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How can airplanes hover with no forward speed?


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2010-03-31 04:37:43
2010-03-31 04:37:43

An aircraft has what is called a stall speed. this speed is the point at witch the wings stop creating the necessary lift needed to keep it aloft. depending on many factors different aircrafts have different stall speeds. some as slow as 38 knots. so essentially this small aircraft will need to be pointed in the direction of the wind witch must be a sustained wind of at least 38 knots. In theory it is possible but highly unlikely. There are dubious claims that this type of aircraft can actually fly backwards. Its all a factor of the relative wind velocity across the wing.

Improved Answer

Aircrafts are able to hover with no forward speed.

The Harrier and the F-35Bs can both do it.

Basically, how they work is similar to helicopters

Instead of forward thrust for lift (like other aircrafts),

The thrust points downward to push the body up.

Both aircrafts' body and flaps are designed to either cruise or takeoff/land vertically

These two are the only two on top of my head, not sure if there are others like them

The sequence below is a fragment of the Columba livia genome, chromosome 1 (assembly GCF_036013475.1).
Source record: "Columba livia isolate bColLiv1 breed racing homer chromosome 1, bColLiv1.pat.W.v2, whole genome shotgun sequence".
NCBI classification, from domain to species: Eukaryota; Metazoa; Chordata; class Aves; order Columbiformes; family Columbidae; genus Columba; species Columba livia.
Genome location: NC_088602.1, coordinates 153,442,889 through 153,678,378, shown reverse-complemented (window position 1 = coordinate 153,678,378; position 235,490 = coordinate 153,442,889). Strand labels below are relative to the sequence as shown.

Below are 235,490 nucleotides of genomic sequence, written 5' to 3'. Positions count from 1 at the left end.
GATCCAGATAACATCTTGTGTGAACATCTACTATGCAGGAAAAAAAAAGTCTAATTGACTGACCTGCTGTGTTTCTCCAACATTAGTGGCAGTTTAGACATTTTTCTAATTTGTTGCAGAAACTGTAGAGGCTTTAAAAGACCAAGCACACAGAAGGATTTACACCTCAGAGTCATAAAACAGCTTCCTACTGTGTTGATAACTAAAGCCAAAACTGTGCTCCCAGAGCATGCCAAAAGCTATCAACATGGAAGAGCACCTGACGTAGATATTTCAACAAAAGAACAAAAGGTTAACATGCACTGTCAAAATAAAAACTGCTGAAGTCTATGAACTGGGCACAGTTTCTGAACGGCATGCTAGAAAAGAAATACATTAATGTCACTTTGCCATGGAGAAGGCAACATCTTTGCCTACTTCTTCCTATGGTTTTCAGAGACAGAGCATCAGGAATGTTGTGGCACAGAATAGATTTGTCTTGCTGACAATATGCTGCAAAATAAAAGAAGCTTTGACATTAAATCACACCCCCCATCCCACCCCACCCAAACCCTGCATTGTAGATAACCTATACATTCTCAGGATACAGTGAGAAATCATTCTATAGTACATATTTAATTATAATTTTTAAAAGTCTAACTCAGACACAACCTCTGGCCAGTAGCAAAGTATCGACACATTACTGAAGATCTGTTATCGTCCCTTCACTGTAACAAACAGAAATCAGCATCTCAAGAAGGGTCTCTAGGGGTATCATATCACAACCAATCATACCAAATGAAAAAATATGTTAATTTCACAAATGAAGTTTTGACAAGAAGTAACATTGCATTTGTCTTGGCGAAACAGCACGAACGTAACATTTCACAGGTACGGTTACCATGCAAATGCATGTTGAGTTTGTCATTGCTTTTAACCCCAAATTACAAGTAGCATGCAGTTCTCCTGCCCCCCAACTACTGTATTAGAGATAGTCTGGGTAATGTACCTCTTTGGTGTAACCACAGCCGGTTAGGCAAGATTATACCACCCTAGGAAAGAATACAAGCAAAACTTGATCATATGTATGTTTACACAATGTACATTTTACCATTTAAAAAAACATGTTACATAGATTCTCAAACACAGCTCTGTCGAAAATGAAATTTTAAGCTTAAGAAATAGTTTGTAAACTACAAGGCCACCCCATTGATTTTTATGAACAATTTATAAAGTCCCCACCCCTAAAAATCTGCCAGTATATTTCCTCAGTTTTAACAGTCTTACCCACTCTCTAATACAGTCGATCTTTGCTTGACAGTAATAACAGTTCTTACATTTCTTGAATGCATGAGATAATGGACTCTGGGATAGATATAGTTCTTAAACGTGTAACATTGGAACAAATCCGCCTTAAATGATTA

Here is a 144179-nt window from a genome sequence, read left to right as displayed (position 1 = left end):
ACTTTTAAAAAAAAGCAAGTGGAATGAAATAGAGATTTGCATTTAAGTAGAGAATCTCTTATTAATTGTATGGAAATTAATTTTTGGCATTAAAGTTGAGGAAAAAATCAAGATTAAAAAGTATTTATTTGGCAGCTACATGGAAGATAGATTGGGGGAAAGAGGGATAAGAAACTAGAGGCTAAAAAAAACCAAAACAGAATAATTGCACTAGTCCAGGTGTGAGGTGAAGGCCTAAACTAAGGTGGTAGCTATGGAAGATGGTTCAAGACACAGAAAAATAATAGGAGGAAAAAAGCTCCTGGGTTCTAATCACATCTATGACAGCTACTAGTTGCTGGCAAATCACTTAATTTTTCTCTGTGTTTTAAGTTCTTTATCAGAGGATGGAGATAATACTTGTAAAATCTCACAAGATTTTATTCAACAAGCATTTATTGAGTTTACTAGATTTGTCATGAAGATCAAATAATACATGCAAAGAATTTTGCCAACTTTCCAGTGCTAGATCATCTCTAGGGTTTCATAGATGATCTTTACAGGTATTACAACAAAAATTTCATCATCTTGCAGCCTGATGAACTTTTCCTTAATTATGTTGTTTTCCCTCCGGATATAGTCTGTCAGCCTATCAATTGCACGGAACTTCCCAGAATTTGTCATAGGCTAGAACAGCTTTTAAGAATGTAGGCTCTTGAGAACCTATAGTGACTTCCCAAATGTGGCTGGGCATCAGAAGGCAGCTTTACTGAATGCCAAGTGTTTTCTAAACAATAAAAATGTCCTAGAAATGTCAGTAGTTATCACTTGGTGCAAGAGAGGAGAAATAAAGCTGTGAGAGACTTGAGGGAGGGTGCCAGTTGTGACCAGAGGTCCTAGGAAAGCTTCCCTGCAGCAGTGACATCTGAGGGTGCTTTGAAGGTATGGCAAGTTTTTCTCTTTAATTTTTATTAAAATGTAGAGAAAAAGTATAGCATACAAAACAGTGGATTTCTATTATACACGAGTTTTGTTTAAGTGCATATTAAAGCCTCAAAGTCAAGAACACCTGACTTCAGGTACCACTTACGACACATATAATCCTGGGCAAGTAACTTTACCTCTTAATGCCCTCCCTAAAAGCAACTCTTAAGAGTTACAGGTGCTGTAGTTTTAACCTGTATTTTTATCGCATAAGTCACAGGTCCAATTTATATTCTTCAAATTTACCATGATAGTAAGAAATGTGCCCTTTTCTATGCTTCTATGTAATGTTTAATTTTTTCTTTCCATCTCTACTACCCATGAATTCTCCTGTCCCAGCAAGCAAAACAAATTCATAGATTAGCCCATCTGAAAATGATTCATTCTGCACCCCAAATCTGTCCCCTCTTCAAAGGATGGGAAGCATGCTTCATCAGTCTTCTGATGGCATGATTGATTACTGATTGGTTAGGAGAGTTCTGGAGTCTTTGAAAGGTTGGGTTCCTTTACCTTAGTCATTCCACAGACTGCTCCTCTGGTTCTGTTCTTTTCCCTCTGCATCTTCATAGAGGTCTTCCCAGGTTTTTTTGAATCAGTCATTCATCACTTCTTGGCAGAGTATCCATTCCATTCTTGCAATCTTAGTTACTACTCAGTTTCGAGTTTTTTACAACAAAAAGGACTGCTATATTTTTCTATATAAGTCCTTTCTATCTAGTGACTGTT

Oh, and one more thing: these aircrafts are called VSTOL aircrafts (stands for Vertical Short Take Off and Landing)

Hope that helps!

Related Questions

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Airplanes, by design, can not hover. They can only achieve lift in the air by forward movement. Sometimes very large airplanes appear to hover when there is nothing in the background to judge the speed against.

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1. Hover. 2. Take-off and land vertically. Although there are airplanes (such as the Harrier) which can do these things.

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An airplane can have zero ground speed if the wind is going faster then the stall speed of the plane. Some planes made for the military also have thrust vectoring that is capable of allowing the plane to hover.

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They can land in small spaces and hover in flight


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